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After “How to Train Your Dragon 2” opens in June, composer John Powell will take an extended break from films in order to pursue his dream of creating music for the concert hall.

“It’s time for me to try and find my voice in a purely musical sense, rather than my voice in the context of a film to see if I can create something that would be unique,” he says. “All I can do is follow the fetishes of my taste. So it may not be radically unusual or different, but it will hopefully have a voice.”

Powell will spend the next several months writing a 45-minute oratorio to commemorate the 100-year anniversary of World War I. It’s called “Moltke,” about the aide-de-camp to Prussia’s Kaiser Wilhelm II who was instrumental in making crucial decisions, with disastrous consequences, before and during the war.

“It’s about our own pride, anyone’s pride, and the destruction that it can wreak on your life,” says Powell. “Helmuth von Moltke came from a military family. His uncle was a famous general. Just before the war, when everyone suddenly realized what was about to happen, he basically said to the Kaiser, ‘If we don’t go now, we will be lost.’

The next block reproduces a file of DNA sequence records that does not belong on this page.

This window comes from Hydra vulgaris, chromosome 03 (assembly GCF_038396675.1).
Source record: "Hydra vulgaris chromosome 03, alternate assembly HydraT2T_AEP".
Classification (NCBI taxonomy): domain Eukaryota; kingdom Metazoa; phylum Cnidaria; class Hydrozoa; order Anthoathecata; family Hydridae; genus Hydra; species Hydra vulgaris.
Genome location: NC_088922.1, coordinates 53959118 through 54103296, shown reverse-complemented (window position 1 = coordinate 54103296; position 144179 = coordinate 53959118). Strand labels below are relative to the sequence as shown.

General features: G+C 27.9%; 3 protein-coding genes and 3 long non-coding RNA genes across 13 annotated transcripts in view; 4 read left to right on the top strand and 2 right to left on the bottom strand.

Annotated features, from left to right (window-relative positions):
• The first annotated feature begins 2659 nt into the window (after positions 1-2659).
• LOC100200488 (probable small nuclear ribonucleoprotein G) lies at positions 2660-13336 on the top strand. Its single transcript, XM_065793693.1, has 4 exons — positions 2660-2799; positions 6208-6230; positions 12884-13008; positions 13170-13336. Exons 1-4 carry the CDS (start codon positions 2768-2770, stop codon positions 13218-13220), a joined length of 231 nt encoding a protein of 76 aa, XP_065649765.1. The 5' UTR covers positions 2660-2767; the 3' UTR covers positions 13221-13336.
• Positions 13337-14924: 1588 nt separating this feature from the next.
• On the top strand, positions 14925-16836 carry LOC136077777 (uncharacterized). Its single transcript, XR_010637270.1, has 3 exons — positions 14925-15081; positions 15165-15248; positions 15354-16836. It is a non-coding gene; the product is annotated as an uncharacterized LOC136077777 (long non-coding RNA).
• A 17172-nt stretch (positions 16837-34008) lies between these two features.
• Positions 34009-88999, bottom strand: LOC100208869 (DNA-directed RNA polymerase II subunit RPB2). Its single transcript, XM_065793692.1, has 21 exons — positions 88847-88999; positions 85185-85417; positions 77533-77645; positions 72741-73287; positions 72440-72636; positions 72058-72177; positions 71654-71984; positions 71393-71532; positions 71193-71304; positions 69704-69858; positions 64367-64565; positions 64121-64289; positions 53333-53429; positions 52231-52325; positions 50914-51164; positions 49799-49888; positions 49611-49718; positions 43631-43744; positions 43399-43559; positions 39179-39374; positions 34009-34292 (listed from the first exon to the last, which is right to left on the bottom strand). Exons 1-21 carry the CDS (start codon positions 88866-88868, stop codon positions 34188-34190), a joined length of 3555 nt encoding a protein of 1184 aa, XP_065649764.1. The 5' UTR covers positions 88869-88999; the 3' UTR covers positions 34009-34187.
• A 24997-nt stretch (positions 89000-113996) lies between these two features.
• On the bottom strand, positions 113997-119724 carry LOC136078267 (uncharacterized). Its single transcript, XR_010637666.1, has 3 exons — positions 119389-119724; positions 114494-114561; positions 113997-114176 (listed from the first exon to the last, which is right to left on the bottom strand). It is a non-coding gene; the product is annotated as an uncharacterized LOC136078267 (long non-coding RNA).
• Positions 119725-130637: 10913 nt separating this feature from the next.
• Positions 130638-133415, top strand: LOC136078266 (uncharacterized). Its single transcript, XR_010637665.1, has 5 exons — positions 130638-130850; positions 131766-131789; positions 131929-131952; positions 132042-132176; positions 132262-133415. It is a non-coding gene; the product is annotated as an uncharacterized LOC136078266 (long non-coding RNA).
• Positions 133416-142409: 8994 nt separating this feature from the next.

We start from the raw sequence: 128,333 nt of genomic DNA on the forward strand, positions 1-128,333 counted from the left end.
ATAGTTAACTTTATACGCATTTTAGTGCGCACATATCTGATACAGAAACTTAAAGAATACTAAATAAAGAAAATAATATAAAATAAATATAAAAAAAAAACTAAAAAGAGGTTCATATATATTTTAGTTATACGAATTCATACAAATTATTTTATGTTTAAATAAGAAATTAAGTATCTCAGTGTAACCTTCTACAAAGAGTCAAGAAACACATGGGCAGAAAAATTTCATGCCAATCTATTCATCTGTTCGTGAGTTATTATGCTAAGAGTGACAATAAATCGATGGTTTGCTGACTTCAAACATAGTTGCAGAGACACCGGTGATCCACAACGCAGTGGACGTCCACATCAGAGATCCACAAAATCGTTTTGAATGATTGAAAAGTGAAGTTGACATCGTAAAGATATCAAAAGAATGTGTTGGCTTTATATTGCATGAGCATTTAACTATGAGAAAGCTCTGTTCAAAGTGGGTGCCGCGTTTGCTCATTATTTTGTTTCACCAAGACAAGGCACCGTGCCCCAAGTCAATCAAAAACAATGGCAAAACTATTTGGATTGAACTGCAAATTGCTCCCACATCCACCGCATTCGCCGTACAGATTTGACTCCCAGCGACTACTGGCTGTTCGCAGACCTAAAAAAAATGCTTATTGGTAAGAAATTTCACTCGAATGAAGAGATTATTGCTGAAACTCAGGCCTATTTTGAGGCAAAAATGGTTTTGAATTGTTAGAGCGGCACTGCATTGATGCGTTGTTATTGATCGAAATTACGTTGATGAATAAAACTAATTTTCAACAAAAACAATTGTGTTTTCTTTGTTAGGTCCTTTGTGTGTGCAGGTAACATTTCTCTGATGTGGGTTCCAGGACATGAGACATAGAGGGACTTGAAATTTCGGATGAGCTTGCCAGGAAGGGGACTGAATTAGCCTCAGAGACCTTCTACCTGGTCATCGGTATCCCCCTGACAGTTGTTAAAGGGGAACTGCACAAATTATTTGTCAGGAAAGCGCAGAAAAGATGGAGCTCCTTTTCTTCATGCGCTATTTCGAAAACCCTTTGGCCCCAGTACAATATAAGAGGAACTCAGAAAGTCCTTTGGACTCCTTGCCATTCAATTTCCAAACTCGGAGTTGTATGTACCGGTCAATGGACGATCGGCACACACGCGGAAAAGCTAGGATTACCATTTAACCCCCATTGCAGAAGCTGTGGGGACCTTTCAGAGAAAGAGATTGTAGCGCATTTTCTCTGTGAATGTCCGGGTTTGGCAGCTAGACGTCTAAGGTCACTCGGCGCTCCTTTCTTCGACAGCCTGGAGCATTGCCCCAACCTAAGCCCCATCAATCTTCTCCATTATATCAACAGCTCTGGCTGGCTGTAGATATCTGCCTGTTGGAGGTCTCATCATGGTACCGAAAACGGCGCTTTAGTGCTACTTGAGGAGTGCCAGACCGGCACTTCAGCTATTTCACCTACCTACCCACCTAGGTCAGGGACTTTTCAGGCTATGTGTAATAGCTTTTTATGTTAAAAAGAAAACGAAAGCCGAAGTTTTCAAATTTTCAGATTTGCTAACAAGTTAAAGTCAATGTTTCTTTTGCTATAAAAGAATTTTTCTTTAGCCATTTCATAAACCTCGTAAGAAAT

“That, basically, was the fall of the 20th century — one man’s moment of hubris. I want to write a piece that is about how any of us could have done that.”
With a libretto by artist-writer Michael Petry, “Moltke” is expected to premiere in January at London’s Westminster Cathedral with the Philharmonia Orchestra.

Powell is also expanding a piece he wrote in early 2012, this time for Petry the artist. He and fellow composer Gavin Greenaway wrote choral pieces for a Petry installation at the Palm Springs Art Museum called “The Dilemma,” about the biblical history of men and women.

Powell plans to take his half — women’s voices singing, gospel-style — and add orchestra to make an 18-minute piece. Jose Serebrier, the celebrated Uruguayan conductor who recently conducted the “Rio 2” score for Powell, has expressed interest in conducting it.Still in the developmental stages is “Symphony of the Heart,” which will take as its starting point a website where physicians can listen to recordings of heart rhythms whose slight differences reflect stages of illness and well-being.

Says Powell: “Wouldn’t it be wonderful to write a symphonic work that was all about the heart, the fun you have with it, and saying thank you to it for the shape of one’s life?”